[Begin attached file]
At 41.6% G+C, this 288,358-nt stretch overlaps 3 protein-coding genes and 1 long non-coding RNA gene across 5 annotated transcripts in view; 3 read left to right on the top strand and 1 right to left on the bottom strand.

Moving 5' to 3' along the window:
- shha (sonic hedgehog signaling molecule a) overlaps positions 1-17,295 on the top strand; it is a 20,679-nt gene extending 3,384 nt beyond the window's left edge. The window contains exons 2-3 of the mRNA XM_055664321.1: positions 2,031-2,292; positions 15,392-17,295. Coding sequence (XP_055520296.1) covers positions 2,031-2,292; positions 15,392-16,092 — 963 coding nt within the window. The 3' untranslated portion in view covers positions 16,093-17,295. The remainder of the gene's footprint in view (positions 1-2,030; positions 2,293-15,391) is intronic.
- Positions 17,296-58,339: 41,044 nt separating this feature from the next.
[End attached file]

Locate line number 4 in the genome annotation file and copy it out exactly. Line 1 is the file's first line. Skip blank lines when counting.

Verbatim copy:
- Positions 17,296-58,339: 41,044 nt separating this feature from the next.